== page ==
Explaining the last ten years: Keynes or Marx – who is right?

The latest economic data from the major capitalist economies do not make pretty reading.  The global slowdown, as measured in real GDP growth, is worsening.  The first reading for real GDP growth in the US, for the first quarter of 2016, delivered an annualised rise of just 0.5%, or 0.125% quarter over quarter.  If we compare the size of the US economy after taking into account changes in prices (inflation), with the first quarter of 2015, then the American economy is larger by just 1.9%.  That’s the slowest rate of expansion since early 2014. The US economy, the best of the major capitalist economies, is still just crawling along.

US real GDP growth

There was only one of the top seven capitalist economies (G7) apart from the US that was growing by more than 2% at the end of 2015.  It was the UK.  Now in the first quarter of 2016, the UK reported an expansion of just 0.4%, so that the British economy was larger by 2.1% compared to the first quarter of 2015.  And most forecasters are expecting that growth rate to slip below 2% yoy in the current quarter we are now in (April to June).

In the first quarter of 2016, the Eurozone group of economies grew faster than the US or the UK!  The Euro area rose 0.55% compared to 0.4% in the UK and just 0.125% in the US. The EU region as a whole rose 0.5%.  For the first time, Eurozone GDP in real terms has returned to its peak before the Great Recession – but three years after the UK and six years after the US!  Compared to this time last year, Eurozone real GDP is up 1.53%. However, Eurozone growth has also slowed from 1.58% yoy in Q3 2015 to 1.55% in Q4 2015 and now 1.53%. It’s just that the US and the UK economies have slowed even more.

EZ real GDP

Now readers of my blog will know ad nauseam that this rate of growth in the major economies is an indication that the world economy remains in what I call a Long Depression (Jack Rasmus calls it an Epic Recession), where trend real growth is much lower than the long-term average and well below the rate of economic growth before the onset of the Great Recession in 2008-9.  The latest quarterly figures for real GDP growth do no more than confirm that thesis….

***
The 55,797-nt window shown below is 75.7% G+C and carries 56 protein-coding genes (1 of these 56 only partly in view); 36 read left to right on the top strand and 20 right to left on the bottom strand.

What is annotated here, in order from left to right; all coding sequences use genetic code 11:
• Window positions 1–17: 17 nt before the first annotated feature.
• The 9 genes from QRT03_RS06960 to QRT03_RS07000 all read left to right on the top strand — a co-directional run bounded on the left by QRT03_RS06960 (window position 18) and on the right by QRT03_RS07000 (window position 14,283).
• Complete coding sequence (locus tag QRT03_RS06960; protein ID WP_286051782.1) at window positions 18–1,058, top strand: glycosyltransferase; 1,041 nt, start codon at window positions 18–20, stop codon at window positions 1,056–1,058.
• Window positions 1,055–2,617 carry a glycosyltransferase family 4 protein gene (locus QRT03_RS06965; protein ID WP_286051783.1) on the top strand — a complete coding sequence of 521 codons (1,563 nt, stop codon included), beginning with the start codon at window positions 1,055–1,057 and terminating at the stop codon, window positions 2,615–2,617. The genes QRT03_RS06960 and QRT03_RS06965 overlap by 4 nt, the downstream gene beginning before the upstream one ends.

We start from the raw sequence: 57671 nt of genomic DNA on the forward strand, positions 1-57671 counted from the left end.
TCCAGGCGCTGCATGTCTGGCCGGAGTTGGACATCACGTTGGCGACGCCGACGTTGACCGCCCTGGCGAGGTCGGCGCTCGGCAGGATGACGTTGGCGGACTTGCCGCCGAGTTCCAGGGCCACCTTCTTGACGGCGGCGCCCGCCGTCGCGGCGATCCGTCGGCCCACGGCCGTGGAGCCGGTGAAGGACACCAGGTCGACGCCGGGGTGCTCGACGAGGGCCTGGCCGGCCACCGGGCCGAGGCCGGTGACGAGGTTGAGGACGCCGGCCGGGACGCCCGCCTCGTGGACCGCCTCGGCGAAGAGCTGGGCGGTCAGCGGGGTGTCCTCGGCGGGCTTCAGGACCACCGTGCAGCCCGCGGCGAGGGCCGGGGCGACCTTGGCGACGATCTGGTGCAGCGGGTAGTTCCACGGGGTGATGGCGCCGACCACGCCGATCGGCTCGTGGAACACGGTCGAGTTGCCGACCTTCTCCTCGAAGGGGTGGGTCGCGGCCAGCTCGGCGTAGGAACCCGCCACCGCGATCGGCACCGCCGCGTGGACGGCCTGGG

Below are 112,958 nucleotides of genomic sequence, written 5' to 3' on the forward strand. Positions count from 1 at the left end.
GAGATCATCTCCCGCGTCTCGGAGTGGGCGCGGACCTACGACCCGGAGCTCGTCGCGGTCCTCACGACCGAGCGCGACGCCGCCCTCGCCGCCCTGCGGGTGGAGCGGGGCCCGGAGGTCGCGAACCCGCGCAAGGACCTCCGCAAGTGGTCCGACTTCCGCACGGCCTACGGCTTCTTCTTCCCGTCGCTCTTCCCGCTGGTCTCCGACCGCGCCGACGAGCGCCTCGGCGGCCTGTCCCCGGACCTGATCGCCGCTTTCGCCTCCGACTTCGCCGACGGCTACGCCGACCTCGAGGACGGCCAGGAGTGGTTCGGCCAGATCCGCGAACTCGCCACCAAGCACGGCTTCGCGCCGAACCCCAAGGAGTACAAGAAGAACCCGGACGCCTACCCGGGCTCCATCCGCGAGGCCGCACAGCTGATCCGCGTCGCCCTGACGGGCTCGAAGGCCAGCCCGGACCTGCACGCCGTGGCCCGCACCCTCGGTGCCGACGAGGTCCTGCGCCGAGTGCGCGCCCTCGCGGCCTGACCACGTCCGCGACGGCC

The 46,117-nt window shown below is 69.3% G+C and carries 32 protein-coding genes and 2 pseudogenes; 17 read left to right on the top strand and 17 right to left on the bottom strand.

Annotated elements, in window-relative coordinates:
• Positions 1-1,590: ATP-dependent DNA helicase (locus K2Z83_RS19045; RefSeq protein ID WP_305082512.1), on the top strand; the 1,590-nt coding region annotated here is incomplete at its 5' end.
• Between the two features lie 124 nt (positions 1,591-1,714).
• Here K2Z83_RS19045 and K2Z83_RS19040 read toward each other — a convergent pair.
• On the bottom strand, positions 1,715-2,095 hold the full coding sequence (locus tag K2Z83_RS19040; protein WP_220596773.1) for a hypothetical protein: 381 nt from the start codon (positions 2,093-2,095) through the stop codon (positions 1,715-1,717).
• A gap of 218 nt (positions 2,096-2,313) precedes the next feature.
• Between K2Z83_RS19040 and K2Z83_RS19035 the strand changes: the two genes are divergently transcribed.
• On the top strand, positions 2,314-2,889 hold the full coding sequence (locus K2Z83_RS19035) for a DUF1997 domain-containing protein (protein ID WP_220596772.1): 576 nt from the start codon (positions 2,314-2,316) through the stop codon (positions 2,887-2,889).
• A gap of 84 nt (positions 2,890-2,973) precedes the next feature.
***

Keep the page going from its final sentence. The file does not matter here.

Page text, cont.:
Mainstream economics is reluctant to accept this view.  Not only do the major official economic forecasters like the IMF, the OECD and EU Commission, after announcing yet another year of slow growth, keep forecasting a revival for the next year, but the consensus view is that the slowdown will end and growth will recover.

For example, Keynesian economist and former chief economist at Goldman Sachs,Gavyn Davies, now runs a forecasting agency, Fulcrum.  Fulcrum and Davies told readers of the FT this week that, although real GDP figures are looking bad, GDP data look backwards, not forwards.  And looking forward, things are getting better.  Apparently, global activity is now only just below trend growth of 3.6% a year and the world economy has “again stepped back from the brink of outright recession”.  So not to worry.

Moreover, there has been a move to dismiss the validity of the idea of GDP altogether as an indicator of prosperity or the health of the capitalist economy.  The Economist magazine presented all the well-versed arguments for the weaknesses in the measurement of an economy using GDP: it does not measure the value of financial services properly, or the quality of new output and the gains of the new ‘disruptive technologies’ etc.

Many of these arguments may be right.  But it is no accident that theEconomist wishes to dismiss the GDP measure only when it produces depressing results for capitalism.  And GDP does provide a reasonable benchmark for ‘economic change’ over the long term, if not for ‘economic welfare’, i.e. the value and quality of living for the average person.

So if we work with the GDP data as we have it, we find confirmation of my view that we are in a Long Depression.  The best measure of this, in my view, is real GDP (i.e. after inflation) per person.  Real GDP per capita takes into account any expansion of population that would explain some growth in GDP just because of more people.  This applies to countries like the UK where immigration from Europe has been considerable in the last ten years.

After a look at the data,I found that between 1998 and 2006, average annual growth in real GDP per person was much higher (1.5-2% a year) than between 2007 to now (under 0.5% a year) in all the major advanced capitalist economies.  The change was particularly sharp in the US, the UK and the Eurozone, but less so in Japan (where the population has been falling).  In Italy, real GDP per head has been negative since 2007 and France almost zero.  So for nearly ten years, real GDP growth has been depressed way below previous averages.

G7 real GDP per cap growth

In a recent post on his blogsite, British Keynesian economist, Simon Wren Lewis, now an adviser to the British opposition Labour Party, put up the question: how do we explain the last ten years of slow growth or depression?….



Read the full article here: Explaining the last ten years: Keynes or Marx – who is right? | Michael Roberts Blog

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